If you're a Clydesdale, what would you eat for breakfast? Oats, of course.
One of the new food trends is steel cut oats. Most of the oats we ate growing up were rolled oats. Old-fashioned rolled oats took a while to cook, while quick or instant oats were partially cooked and only needed brief exposure to boiling water to finish the cooking process.
Steel cut oats are not rolled flat. They are cut by blades. They look like whole grains that have been cut by a blade, which is what they are.
I have not found any evidence that steel cut oats have any nutrional advantages over rolled oats. However, there is certainly a difference in taste and texture. They also take a bit longer to cook. Being a food trend, I have also found wild disparities in price. At Dierberg's (local St. Louis grocery chain), Quaker steel cut oats were $6.29 for a 24 oz. can. In the bulk aisle, they were $1.29/lb. I bought two pounds of the bulk and found that I had gotten an additional discount when I check out, lowering the price to $1.00/lb.
I have tried two different cooking methods for the steel cut oats, both of which have turned out well.
Stovetop: Bring 1-1/2 cups water to a boil with 1/2 tsp. of salt and 1 tablespoon of butter. Stir in 1/2 cup of oats, reduce heat and simmer for 20 minutes. Serve with brown sugar and half & half.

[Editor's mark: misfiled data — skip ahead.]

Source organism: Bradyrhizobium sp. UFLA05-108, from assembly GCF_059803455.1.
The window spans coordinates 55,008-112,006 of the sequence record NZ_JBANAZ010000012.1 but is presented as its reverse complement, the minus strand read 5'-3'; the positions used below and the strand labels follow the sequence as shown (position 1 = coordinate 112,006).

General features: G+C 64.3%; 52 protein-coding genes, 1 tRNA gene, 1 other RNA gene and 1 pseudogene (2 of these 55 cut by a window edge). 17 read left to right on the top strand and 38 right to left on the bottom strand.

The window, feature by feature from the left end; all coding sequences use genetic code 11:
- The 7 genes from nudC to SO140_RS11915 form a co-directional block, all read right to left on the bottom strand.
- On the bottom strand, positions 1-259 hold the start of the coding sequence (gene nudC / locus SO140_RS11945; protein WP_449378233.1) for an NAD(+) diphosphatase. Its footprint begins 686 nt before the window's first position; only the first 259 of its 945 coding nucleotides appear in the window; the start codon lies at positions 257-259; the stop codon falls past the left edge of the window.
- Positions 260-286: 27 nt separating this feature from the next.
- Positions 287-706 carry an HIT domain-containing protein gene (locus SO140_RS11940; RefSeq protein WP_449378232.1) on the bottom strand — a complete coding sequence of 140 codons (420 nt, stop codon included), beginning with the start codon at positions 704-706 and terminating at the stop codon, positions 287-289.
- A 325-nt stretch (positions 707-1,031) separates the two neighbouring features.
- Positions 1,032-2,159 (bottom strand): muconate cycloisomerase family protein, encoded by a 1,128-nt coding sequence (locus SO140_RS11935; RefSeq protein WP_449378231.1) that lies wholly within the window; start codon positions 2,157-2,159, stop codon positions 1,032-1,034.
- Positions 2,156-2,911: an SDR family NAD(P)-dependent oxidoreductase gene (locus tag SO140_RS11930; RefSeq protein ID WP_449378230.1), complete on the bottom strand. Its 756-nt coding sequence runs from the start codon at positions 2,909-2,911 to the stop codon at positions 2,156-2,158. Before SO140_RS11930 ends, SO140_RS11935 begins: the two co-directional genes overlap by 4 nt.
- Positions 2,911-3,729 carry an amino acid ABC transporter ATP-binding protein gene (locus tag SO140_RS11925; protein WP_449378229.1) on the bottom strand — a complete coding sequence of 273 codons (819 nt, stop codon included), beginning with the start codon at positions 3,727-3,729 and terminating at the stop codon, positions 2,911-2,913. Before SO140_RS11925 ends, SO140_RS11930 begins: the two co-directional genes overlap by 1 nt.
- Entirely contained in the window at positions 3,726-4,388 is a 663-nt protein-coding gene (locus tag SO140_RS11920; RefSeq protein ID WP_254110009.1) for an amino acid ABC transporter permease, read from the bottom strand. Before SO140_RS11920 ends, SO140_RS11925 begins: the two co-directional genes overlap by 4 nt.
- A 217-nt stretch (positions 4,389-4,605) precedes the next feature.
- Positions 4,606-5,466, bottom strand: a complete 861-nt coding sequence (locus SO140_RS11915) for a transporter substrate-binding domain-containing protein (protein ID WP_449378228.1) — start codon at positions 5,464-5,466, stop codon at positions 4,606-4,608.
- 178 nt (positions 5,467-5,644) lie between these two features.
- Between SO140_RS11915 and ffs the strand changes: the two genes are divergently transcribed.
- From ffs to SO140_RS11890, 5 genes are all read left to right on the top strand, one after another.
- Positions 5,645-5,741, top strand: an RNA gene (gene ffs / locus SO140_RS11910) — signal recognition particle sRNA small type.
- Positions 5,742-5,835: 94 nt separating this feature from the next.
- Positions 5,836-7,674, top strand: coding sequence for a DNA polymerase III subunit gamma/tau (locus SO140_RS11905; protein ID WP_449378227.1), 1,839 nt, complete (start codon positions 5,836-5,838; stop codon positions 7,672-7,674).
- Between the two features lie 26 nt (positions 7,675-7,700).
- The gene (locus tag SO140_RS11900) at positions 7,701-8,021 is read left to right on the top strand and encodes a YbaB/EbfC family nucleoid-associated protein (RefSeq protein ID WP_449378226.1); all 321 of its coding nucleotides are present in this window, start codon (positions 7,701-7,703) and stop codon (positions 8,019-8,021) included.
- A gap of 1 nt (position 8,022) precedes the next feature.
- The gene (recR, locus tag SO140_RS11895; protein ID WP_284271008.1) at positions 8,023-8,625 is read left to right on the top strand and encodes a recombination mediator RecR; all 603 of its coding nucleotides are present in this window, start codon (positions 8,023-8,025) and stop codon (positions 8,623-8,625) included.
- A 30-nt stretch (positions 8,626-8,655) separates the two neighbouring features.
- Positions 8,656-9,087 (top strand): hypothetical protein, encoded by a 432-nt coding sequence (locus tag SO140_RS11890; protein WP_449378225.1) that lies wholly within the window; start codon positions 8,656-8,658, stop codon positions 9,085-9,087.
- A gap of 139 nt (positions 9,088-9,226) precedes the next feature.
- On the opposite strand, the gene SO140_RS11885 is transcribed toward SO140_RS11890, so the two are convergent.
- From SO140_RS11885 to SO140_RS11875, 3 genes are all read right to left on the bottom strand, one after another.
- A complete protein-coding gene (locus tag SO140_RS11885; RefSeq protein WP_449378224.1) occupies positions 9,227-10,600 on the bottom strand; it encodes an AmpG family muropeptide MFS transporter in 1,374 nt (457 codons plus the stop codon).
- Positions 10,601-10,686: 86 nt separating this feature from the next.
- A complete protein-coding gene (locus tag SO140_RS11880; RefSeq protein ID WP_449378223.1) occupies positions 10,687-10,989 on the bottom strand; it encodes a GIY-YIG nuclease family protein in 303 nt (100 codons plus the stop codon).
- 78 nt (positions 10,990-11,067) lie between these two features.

Crock pot: Fill crock pot with 10 cups water and 2 cups oats. Add 1 teaspoon of salt and a half a stick of butter. Turn the crock pot to low and cook for 8 hours. Note that slow cookers differ greatly on heat output. I have found that our big crock pot works well for oats, but only when cooking on "keep warm". The oats burn on low or high. You might need to experiment with cooking times and enlist the use of an automatic timer.
With either recipe, you can add dried fruit to the beginning of the cook. I have found that dried cherries and blueberries work well. You can also stir in frozen fruit at the end of the cook. Just allow a little extra time for the fruit to come up to temperature.
Two cups of cooked oats with cream fuels me for a 10 mile training run or a 40 mile ride. Note that your mileage may vary.